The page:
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Community Gardens: To Plant Is To Believe

Man behind a row of turmeric plants on a community farm
Man behind a row of turmeric plants on a community farm

Community gardens can give people who don’t have much land the chance to grow food while connecting with others. At a garden on a former North Carolina plantation, refugees from Myanmar are reconnecting with their agrarian roots, producing the kinds of Asian vegetables that they and their ancestors grew before a long civil war caused them to flee.


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Dig into NC State Extension’s NC Community Gardens portal to find a community garden near you; to learn how to start a new garden; or to find resources to support an existing garden.

Another great resource is your county North Carolina Cooperative Extension center.



Head and shoulders image of Lucy Bradley with flower bouquetLucy Bradley is associate head and department extension leader for NC State University’s Department of Horticultural Science and directs NC State Extension’s consumer and community horticulture program. She has served in leadership roles with the grassroots North Carolina Community Garden Partners organization and the American Community Gardening Association.



Head and shoulders image of Liz DriscollLiz Driscoll is a 4-H youth development specialist in three NC State departments – horticultural science, entomology and plant pathology and crop and soil science. Her 4-H Grow for It! program fosters curiosity and wonder among young people as they explore plants, insects and soils.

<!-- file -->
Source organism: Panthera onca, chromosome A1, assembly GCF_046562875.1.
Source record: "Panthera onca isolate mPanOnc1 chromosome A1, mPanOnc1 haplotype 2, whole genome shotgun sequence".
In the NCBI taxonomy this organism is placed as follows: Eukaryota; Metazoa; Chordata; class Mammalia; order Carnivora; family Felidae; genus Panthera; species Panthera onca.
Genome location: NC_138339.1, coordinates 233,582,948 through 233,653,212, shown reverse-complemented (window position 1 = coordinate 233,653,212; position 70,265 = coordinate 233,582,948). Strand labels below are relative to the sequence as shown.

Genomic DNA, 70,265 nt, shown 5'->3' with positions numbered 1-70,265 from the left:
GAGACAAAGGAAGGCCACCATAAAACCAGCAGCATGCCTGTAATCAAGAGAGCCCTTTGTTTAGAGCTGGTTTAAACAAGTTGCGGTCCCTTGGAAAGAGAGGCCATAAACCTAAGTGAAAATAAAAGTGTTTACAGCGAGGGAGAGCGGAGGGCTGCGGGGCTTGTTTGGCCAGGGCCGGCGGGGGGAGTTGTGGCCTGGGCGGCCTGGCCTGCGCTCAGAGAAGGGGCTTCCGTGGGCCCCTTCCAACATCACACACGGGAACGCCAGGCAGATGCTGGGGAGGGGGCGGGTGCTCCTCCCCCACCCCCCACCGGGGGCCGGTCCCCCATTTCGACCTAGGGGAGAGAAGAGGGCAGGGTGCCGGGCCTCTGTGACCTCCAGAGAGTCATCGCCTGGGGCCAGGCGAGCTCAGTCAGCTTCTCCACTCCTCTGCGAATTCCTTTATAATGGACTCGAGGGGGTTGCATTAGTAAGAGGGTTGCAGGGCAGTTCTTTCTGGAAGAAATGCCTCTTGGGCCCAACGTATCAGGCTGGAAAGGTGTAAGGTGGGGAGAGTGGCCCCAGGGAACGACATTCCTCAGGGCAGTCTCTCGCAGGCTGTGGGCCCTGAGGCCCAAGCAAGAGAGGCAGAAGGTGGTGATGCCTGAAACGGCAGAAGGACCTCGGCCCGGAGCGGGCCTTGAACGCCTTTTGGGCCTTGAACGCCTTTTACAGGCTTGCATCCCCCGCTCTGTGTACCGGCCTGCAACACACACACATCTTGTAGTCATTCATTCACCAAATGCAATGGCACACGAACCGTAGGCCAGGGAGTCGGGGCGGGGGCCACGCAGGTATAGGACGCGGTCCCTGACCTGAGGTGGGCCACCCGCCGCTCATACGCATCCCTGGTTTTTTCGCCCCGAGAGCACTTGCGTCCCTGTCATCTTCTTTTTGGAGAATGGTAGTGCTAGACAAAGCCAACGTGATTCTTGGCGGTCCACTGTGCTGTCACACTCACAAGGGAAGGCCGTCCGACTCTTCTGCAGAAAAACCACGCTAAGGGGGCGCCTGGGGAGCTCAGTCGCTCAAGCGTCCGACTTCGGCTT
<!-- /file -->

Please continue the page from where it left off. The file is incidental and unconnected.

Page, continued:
Head and shoulders image of Htoo Saw YwaHtoo Saw Ywa was born in Myanmar and lived in a refugee camp in Thailand before moving to North Carolina 15 years ago. He works in a distribution warehouse, and he markets some of the produce he raises at the Karen Community Farm.




Head and shoulders image of Htoo Paw LoeHtoo Paw Loe grew up on a farm in Myanmar, and she gardened while she lived in a refugee camp in Thailand. Through the Karen Community Farm, she produces food for her family and for sale in local markets. She also works in a distribution warehouse.




Sa Tin Head and shoulders image of Sa Tinworks as a housekeeper for the city of Raleigh. She has lived in North Carolina for 12 years, where she resettled with her son from a refugee camp in Thailand. Her husband remains in Thailand.




Head and shoulders image of Kay ColemanKay Coleman works with the nonprofit Inter-Faith Food Shuttle’s urban agricultural program and has played a key role in the development of the Karen Community Farm. She earned degrees in both horticultural science and animal science at NC State.




Head and shoulders image of Talmadge BrownTalmage Brown is a retired professor from NC State University’s College of Veterinary Medicine, an Inter-Faith Food Shuttle volunteer and owner of Oaky Grove, remnants of a 19th century plantation that’s now home to the Karen Community Farm. He’s a College of Agricultural and Life Sciences alumnus and holds advanced degrees from Oklahoma State and Cornell universities.



Head and shoulders image of Ar KeeAr Kee was born in Myanmar but moved to a refugee camp when he was 12 years old. He and his wife came to the United States in 2008, and he works at a golf course.





Head and shoulders image of Gary BullenGary Bullen is an extension associate in farm management with NC State University’s Department of Agricultural and Resource Economics. He is also director of NC Farm School, an extension program that helps beginning farmers across the state launch new enterprises. He’s also a volunteer with the Karen Community Farm.



Interested in learning more about North Carolina farms and food? Check out our podcast.

This post was originally published in College of Agriculture and Life Sciences News.